I have always resisted calling myself an interior decorator or designer. While I am certainly proud of my BFA in Fashion Design from Parsons and my many years working on Seventh Avenue, the world of interior decor and home furnishings came to me totally by accident.
We were all kids working at our first jobs in New York. I had just gotten a gig working for a moderate dress company whose specialty was garden party dresses made out of cabbage rose-printed chintz. This was back in the days of Belle France and Laura Ashley sweetness- probably a by-product of the influence of Princess Diana. But I enjoyed shopping the American decorative textiles market as much as I did buying apparel fabrics from Europe and Asia. Besides, there weren't a lot of dress fabrics coming from the US at that time, other than denim and chambray from the South and wool jersey from New England, which I loved to use.
The floral chintz houses were in the same building with all the other big home furnishings fabrics companies. I don't mean the elegant brands that one finds in the D&D Building- these were the actual mills that supplied them. There, one couldn't buy just a few yards to recover a sofa- you had to buy full 60 yard pieces if not more- perfect for filling a typical Lord & Taylor order. Now, I look back at those dresses and cringe. But they provided my introduction to the concept of using home furnishings fabrics for apparel, and the rest, as they say, is history.
I started to work in fabrics from the truly fine houses- Schumacher, Brunschwig, Clarence House, and my favorite, Scalamandre. And when I finally opened my own shops in 1995, I used these textiles exclusively, adding lighthearted things from Thibaut and Kravet. Honestly, as I was pretty much a one-man operation, it was just easier. I couldn't work in my stores, design the collection, go to the sewing factories AND go to Europe and Asia for textiles like other designers working for big companies. For me, a few days in the D&D each season was all that I needed.
When I was hired to design a dress collection for the newly-expanded Jack Rogers label, I went straight to Scalamandre. Whoda' thunk that I'd wind up as president of one of America's most renowned textile houses? But that's another story.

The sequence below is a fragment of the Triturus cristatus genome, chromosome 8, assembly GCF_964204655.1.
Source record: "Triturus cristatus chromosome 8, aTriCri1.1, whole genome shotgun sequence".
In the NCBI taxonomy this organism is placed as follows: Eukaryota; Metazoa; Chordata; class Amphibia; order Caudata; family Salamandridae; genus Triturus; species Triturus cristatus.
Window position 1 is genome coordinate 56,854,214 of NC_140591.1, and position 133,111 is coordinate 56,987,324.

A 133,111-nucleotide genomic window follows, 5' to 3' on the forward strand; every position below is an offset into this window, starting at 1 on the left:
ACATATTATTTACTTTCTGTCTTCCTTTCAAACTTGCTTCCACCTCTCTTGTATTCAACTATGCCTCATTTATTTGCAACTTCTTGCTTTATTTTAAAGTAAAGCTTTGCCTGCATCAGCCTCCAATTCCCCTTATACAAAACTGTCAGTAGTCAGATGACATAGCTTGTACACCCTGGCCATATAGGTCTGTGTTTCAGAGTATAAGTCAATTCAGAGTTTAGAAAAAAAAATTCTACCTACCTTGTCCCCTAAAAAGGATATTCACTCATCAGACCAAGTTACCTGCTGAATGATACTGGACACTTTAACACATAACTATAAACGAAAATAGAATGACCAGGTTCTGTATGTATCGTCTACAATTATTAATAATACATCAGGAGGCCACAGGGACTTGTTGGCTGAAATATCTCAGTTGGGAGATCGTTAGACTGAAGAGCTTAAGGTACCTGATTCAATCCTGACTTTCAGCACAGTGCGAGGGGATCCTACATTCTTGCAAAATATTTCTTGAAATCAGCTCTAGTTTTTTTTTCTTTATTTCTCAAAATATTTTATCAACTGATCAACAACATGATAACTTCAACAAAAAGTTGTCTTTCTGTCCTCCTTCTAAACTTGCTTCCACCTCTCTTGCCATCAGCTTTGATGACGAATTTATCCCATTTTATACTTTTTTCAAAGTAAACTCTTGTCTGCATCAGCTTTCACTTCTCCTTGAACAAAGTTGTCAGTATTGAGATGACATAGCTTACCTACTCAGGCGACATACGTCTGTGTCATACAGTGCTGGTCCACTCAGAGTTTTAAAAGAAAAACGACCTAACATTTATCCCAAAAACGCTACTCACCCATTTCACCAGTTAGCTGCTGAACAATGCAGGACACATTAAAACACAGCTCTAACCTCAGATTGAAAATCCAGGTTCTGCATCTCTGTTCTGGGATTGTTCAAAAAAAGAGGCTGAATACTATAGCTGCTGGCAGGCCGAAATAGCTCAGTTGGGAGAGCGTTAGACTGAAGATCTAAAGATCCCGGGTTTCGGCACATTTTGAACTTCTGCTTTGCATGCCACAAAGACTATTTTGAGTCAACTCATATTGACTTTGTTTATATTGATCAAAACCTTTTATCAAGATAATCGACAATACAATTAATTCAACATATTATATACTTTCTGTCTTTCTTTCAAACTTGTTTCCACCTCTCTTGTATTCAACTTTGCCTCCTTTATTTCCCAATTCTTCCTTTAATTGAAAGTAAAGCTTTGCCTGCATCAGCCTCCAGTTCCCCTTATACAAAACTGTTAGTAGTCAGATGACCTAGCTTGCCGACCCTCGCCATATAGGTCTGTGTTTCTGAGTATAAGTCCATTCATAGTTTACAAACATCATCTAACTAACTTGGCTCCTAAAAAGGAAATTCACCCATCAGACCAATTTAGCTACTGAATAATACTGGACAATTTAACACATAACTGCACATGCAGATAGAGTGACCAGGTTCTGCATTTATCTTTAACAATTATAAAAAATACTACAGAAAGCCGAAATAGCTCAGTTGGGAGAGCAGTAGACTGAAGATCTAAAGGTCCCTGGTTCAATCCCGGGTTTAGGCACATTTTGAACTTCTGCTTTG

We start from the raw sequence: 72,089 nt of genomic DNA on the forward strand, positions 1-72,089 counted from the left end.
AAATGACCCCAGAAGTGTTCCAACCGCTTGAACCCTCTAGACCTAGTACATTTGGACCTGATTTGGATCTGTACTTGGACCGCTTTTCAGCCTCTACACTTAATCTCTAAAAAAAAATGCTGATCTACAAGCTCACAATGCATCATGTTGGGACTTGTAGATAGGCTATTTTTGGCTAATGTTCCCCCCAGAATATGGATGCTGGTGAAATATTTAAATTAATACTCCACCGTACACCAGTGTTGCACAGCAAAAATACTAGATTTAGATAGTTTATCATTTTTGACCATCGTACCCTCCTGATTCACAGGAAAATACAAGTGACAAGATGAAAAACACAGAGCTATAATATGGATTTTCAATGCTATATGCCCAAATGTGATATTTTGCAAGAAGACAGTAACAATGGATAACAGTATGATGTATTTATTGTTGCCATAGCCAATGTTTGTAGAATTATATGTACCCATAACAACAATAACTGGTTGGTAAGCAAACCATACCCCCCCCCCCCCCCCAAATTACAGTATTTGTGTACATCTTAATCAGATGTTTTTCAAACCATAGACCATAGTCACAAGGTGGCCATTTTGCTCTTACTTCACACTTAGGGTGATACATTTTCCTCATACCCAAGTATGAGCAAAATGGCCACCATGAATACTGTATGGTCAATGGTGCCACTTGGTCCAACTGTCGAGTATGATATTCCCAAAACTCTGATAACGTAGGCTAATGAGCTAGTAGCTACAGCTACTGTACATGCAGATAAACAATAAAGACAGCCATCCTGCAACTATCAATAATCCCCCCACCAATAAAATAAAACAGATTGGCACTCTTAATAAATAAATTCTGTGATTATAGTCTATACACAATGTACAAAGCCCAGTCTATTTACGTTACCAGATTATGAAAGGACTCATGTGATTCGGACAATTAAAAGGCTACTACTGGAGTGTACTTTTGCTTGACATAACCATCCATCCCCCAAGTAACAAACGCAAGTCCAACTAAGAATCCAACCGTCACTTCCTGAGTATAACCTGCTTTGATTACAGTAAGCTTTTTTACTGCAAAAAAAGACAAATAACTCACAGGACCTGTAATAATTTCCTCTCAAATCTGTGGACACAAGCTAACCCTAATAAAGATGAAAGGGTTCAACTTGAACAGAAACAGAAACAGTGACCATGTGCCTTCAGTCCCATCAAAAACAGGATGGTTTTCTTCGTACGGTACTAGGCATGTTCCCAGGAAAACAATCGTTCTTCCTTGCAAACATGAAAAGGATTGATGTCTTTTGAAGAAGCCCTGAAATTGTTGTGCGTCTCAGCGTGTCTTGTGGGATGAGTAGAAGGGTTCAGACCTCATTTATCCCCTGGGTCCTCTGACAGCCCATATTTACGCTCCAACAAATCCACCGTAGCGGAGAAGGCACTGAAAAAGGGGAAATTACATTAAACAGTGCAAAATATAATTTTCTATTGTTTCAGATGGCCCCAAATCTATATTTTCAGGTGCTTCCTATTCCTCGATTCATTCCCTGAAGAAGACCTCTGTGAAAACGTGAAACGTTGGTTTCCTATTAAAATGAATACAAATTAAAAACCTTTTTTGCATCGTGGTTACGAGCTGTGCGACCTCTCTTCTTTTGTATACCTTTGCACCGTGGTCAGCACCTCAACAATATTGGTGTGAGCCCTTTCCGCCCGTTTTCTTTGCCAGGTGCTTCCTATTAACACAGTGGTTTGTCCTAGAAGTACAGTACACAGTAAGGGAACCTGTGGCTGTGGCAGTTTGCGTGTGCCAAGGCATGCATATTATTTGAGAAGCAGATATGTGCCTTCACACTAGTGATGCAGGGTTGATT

During my 3 years at Scalamandre, I really expanded my knowledge of decor. I was always aware of the legendary decorators like Billy Baldwin, Sister Parish and Albert Hadley and current greats such as Bunny Williams and Jamie Drake, but I also had the chance to get to know and work with so many of the wonderful emerging talents, many of whom are becoming stars today. I learned about trim and different printing and weaving techniques, wallpaper and lighting, paint finishes, upholstery and case goods. In the process, I picked up some basics about furniture plans and functionality (always a place to put down a drink!) So when my other half Rich and I purchased the slightly larger apartment next door to our existing one, I felt totally qualified to handle the decor. Silly me.
I screwed up a hundred things. I bought furniture that wouldn't fit. I made every mistake that could be made, and therefore had a lot of do-overs. But in the end, I have to say it looks damn good. So when my buddies at Kohler asked me to design a little powder room for the Hampton Designer Showhouse (honestly, because no one else wanted it) I said, "Sure, why not?"
"Little" is an understatement. The measurements were given to me in inches rather than feet. But I decided to think big. I had recently fallen in love with the abstract floral paintings of Carmelo Blandino, an artist whom I was seated next to at a dinner party in Milwaukee. I asked him for a digital file of a particular piece and had it blown up by a Southampton sign shop on the same stuff they use to wrap trucks. I selected a light fixture designed by Aerin Lauder for Visual Comfort and picked out a paint color for the ceiling. The plumbing fixtures, mirror and sconces had all been selected by the developer, but he inadvertently had the wrong electrical boxes installed, so the sconces wouldn't fit, the wallcovering was already up and there were two gaping holes. My friends at Old Town Crossing saved the day with a marvelous antique mirror that covered all. I added a small bamboo plant stand and a pot of petunias. As a final fillip, I ordered shocking pink toilet paper from an online retailer. For the gala opening, a wireless speaker played a soundtrack of chirping birds, and I thought that it was pretty good for my first time out of the gate as a decorator. I received some compliments, but one question totally dominated the entire evening:
"Where can I get that toilet paper?"